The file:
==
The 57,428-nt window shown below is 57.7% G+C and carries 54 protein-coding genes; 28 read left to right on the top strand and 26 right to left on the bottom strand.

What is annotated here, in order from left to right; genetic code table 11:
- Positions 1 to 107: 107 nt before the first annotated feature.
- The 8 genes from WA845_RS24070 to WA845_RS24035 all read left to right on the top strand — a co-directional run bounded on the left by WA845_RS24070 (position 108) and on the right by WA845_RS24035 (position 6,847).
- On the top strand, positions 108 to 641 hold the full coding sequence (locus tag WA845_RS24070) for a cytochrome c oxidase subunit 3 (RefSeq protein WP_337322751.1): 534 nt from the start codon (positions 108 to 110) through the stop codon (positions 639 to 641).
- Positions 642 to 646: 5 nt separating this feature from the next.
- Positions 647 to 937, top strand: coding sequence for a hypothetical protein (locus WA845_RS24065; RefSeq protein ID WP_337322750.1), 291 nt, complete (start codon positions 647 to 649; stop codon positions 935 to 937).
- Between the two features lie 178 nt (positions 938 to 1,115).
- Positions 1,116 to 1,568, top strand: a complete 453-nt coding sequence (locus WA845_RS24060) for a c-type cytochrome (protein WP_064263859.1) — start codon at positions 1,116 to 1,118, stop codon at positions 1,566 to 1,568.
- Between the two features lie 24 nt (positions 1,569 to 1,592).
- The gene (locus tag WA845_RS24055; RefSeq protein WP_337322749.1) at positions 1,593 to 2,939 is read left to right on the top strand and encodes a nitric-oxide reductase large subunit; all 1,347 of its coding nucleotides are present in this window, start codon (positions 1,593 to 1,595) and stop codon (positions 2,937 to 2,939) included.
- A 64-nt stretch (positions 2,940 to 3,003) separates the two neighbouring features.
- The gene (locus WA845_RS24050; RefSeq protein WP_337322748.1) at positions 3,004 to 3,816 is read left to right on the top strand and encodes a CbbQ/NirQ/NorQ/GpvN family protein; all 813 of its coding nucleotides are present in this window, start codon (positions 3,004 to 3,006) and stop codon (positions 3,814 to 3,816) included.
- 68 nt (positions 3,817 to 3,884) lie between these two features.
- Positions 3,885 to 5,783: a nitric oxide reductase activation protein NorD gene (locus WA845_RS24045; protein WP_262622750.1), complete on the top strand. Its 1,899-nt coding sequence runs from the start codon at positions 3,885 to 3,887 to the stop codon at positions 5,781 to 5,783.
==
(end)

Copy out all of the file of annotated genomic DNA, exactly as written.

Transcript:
The 57,428-nt window shown below is 57.7% G+C and carries 54 protein-coding genes; 28 read left to right on the top strand and 26 right to left on the bottom strand.

What is annotated here, in order from left to right; genetic code table 11:
- Positions 1 to 107: 107 nt before the first annotated feature.
- The 8 genes from WA845_RS24070 to WA845_RS24035 all read left to right on the top strand — a co-directional run bounded on the left by WA845_RS24070 (position 108) and on the right by WA845_RS24035 (position 6,847).
- On the top strand, positions 108 to 641 hold the full coding sequence (locus tag WA845_RS24070) for a cytochrome c oxidase subunit 3 (RefSeq protein WP_337322751.1): 534 nt from the start codon (positions 108 to 110) through the stop codon (positions 639 to 641).
- Positions 642 to 646: 5 nt separating this feature from the next.
- Positions 647 to 937, top strand: coding sequence for a hypothetical protein (locus WA845_RS24065; RefSeq protein ID WP_337322750.1), 291 nt, complete (start codon positions 647 to 649; stop codon positions 935 to 937).
- Between the two features lie 178 nt (positions 938 to 1,115).
- Positions 1,116 to 1,568, top strand: a complete 453-nt coding sequence (locus WA845_RS24060) for a c-type cytochrome (protein WP_064263859.1) — start codon at positions 1,116 to 1,118, stop codon at positions 1,566 to 1,568.
- Between the two features lie 24 nt (positions 1,569 to 1,592).
- The gene (locus tag WA845_RS24055; RefSeq protein WP_337322749.1) at positions 1,593 to 2,939 is read left to right on the top strand and encodes a nitric-oxide reductase large subunit; all 1,347 of its coding nucleotides are present in this window, start codon (positions 1,593 to 1,595) and stop codon (positions 2,937 to 2,939) included.
- A 64-nt stretch (positions 2,940 to 3,003) separates the two neighbouring features.
- The gene (locus WA845_RS24050; RefSeq protein WP_337322748.1) at positions 3,004 to 3,816 is read left to right on the top strand and encodes a CbbQ/NirQ/NorQ/GpvN family protein; all 813 of its coding nucleotides are present in this window, start codon (positions 3,004 to 3,006) and stop codon (positions 3,814 to 3,816) included.
- 68 nt (positions 3,817 to 3,884) lie between these two features.
- Positions 3,885 to 5,783: a nitric oxide reductase activation protein NorD gene (locus WA845_RS24045; protein WP_262622750.1), complete on the top strand. Its 1,899-nt coding sequence runs from the start codon at positions 3,885 to 3,887 to the stop codon at positions 5,781 to 5,783.